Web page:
Abu Dhabi: Growth in banking

Growth in lending at the emirate’s top banks remained slow during the first half of 2012, but profits were generally up on those of the previous year. Meanwhile, the banking sector is preparing to comply with a new regulation from the Central Bank of the UAE that has been designed to reduce exposure to government-related entities (GREs).

In July the National Bank of Abu Dhabi (NBAD), the emirate’s largest bank as measured by assets, and the number two lender in the country, reported that its loans and advances increased by 2.1% year-to-date as of June 2012, which the lender referred to as “subdued growth”.

Meanwhile, at Abu Dhabi Commercial Bank (ADCB), the emirate’s second-largest bank, loans and advances were down slightly over this same period, from Dh124.8bn ($34bn) at the end of 2011 to Dh123.4bn ($33.6bn) as of June. This was consistent with overall lending in the UAE, which according to data from the central bank, rose by 1.8% between December 2011 and June 2012.

Among the top three lenders in Abu Dhabi, the one that bucked the trend of flat lending was First Gulf Bank (FGB), where loans and advances increased by 6% during the first half of the year to reach Dh110.9bn ($30.2bn). Profits at the bank were also up by 14%, with second-quarter net profits reaching Dh1bn ($272.3m), compared to Dh890m ($242.3m) in the same quarter in 2011. Results for the first half of 2012 were similar, with net profits increasing by 11% over the prior year. The lender attributed its improved profitability to a rise in lending and an improved net interest margin.

NBAD and ADCB also did well in terms of profits, beating the expectations of analysts polled by Reuters. NBAD announced a 2% rise in second-quarter profit over the same period in 2011, which the bank attributed to higher net interest income. ADCB was helped by significantly lower provisions, but a year-on-year profitability comparison is difficult to make due to a one-off gain booked in the second quarter of 2011 from the sale of a stake in a Malaysian bank.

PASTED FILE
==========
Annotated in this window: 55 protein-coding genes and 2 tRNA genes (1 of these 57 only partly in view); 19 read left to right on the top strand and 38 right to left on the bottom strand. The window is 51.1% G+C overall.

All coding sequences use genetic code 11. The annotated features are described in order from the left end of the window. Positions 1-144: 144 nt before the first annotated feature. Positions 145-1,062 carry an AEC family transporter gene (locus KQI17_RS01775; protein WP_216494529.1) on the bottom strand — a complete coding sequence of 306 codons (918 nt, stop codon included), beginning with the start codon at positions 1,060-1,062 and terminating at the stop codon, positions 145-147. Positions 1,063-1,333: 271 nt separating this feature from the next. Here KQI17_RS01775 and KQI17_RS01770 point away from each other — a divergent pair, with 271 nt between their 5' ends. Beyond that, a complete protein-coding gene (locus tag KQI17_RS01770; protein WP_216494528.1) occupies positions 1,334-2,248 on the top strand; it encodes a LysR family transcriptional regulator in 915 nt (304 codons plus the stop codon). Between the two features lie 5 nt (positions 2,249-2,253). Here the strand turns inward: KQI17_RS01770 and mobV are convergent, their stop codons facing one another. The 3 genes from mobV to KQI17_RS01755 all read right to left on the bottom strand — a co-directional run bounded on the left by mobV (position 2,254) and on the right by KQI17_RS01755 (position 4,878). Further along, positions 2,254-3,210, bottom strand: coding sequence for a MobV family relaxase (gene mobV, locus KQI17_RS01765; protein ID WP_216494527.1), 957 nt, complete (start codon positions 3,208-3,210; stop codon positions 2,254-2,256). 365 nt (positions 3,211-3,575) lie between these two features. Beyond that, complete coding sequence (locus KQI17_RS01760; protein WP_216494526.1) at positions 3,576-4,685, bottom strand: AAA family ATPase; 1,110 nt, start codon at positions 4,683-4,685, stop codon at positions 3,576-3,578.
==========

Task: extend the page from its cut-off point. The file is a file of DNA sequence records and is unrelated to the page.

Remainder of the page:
Meanwhile, a regulatory change is set to come into effect at the end of September 2012 that could affect lending activity. The new rule, first announced in April 2012 by the Central Bank of the UAE, specifies that a bank’s aggregate lending to the local governments of the UAE and their non-commercial entities cannot exceed 100% of the bank’s capital base, while individual borrowers are limited to 25%.

Similar regulations were introduced for commercial entities of the federal and emirate governments, with the added restriction that funded exposure to individual borrowers is capped at 15% of the capital base. Lenders were told that they had until September 30, 2012 to comply with the new limits.

The regulation has been broadly welcomed as a prudent response to the potential concentration of risk within the sector. Colin Fraser, the executive vice-president and group head of wholesale banking at ADCB, told OBG that the central bank’s move was aimed at preventing excessive concentration risk while acknowledging the general strength of GREs.

“It’s a straight-forward concept,” he said. “GREs in Abu Dhabi are solid, but even with these [entities there] comes a point where you get over-concentrated. The approach seeks to prevent excessive concentration to any counterparty, which is good prudential regulation.”

The move by the central bank was also positively received by the IMF, which pointed out in its May 2012 Article IV staff report on the UAE that “shielding the banking system from further GRE risks is key” to the health of the country’s financial sector. According to the international agency, during 2011 the net exposure of UAE banks to the government and public institutions grew by Dh44.1bn ($12bn), equivalent to about 3.5% of GDP. And as the IMF added, this amount could potentially rise if the GREs were to face challenges in re-financing their debts in international capital markets.

Policies that limit exposure to the GREs will no doubt help ensure stability in the banking sector, but overall, the IMF has painted a picture of the country’s lenders that is already quite positive, concluding that the UAE’s financial sector is “resilient to domestic and external shocks, thanks to the central bank’s strong regulation and macroprudential policies”, adding that banks are highly capitalised and profitable.

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